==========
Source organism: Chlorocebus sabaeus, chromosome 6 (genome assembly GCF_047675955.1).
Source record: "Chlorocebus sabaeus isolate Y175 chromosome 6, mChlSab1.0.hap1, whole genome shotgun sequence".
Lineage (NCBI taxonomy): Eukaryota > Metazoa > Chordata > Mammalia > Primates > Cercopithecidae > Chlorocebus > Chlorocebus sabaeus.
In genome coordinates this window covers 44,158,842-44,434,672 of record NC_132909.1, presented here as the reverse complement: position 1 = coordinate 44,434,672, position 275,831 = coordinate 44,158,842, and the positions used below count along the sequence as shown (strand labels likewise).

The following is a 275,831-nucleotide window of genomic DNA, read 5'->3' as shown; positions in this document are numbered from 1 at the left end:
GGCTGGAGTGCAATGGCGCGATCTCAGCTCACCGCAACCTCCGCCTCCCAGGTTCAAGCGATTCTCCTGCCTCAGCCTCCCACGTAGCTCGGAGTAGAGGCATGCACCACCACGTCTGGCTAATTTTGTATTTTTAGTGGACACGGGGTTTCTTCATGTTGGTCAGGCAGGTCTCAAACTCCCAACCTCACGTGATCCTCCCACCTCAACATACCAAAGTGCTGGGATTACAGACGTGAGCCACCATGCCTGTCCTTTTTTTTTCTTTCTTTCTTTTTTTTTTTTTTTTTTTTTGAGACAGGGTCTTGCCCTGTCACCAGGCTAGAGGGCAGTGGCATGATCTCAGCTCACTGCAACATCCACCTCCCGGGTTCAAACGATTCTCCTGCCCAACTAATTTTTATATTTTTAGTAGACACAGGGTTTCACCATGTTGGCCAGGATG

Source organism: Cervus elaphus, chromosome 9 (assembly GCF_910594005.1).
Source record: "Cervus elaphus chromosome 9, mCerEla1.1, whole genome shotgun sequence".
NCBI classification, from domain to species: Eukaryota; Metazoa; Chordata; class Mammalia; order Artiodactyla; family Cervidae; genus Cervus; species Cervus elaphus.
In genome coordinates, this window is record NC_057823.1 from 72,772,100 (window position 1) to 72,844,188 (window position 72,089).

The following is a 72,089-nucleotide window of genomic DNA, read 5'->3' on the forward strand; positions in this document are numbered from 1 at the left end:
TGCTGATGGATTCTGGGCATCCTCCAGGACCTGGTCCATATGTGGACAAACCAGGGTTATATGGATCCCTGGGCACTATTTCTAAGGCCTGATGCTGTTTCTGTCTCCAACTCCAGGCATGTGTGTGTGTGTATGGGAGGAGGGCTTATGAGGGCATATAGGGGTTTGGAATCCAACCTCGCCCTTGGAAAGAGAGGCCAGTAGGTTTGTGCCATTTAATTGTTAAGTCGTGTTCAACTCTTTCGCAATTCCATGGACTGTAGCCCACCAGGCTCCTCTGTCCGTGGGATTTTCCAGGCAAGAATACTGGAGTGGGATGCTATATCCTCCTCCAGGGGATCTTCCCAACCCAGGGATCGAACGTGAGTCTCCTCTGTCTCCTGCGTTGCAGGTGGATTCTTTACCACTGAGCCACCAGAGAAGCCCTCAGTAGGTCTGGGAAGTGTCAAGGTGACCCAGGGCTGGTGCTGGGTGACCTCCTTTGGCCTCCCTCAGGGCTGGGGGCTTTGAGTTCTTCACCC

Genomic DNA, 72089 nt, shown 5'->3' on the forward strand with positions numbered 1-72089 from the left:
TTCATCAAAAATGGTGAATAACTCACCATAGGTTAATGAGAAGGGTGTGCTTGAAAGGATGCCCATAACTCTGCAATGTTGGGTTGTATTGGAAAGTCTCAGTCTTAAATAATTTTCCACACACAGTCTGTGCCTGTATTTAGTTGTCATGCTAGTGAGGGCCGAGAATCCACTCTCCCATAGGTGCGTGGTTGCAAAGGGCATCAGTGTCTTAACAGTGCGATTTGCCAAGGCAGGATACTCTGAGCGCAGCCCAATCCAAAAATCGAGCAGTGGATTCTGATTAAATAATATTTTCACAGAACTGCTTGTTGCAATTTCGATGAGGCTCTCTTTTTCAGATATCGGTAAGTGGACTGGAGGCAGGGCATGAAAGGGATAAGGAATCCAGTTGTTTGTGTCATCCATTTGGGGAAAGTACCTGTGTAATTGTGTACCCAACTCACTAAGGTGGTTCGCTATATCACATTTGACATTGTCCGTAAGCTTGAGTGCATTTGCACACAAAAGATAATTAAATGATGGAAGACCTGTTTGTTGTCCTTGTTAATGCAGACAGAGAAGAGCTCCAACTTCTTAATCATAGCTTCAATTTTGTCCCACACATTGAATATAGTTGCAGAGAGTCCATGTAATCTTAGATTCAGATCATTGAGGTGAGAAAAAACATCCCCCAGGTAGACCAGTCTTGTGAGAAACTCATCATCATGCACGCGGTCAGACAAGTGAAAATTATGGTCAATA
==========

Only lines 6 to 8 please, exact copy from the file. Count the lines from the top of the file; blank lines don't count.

GGCTGGAGTGCAATGGCGCGATCTCAGCTCACCGCAACCTCCGCCTCCCAGGTTCAAGCGATTCTCCTGCCTCAGCCTCCCACGTAGCTCGGAGTAGAGGCATGCACCACCACGTCTGGCTAATTTTGTATTTTTAGTGGACACGGGGTTTCTTCATGTTGGTCAGGCAGGTCTCAAACTCCCAACCTCACGTGATCCTCCCACCTCAACATACCAAAGTGCTGGGATTACAGACGTGAGCCACCATGCCTGTCCTTTTTTTTTCTTTCTTTCTTTTTTTTTTTTTTTTTTTTTGAGACAGGGTCTTGCCCTGTCACCAGGCTAGAGGGCAGTGGCATGATCTCAGCTCACTGCAACATCCACCTCCCGGGTTCAAACGATTCTCCTGCCCAACTAATTTTTATATTTTTAGTAGACACAGGGTTTCACCATGTTGGCCAGGATG

Source organism: Cervus elaphus, chromosome 9 (assembly GCF_910594005.1).
Source record: "Cervus elaphus chromosome 9, mCerEla1.1, whole genome shotgun sequence".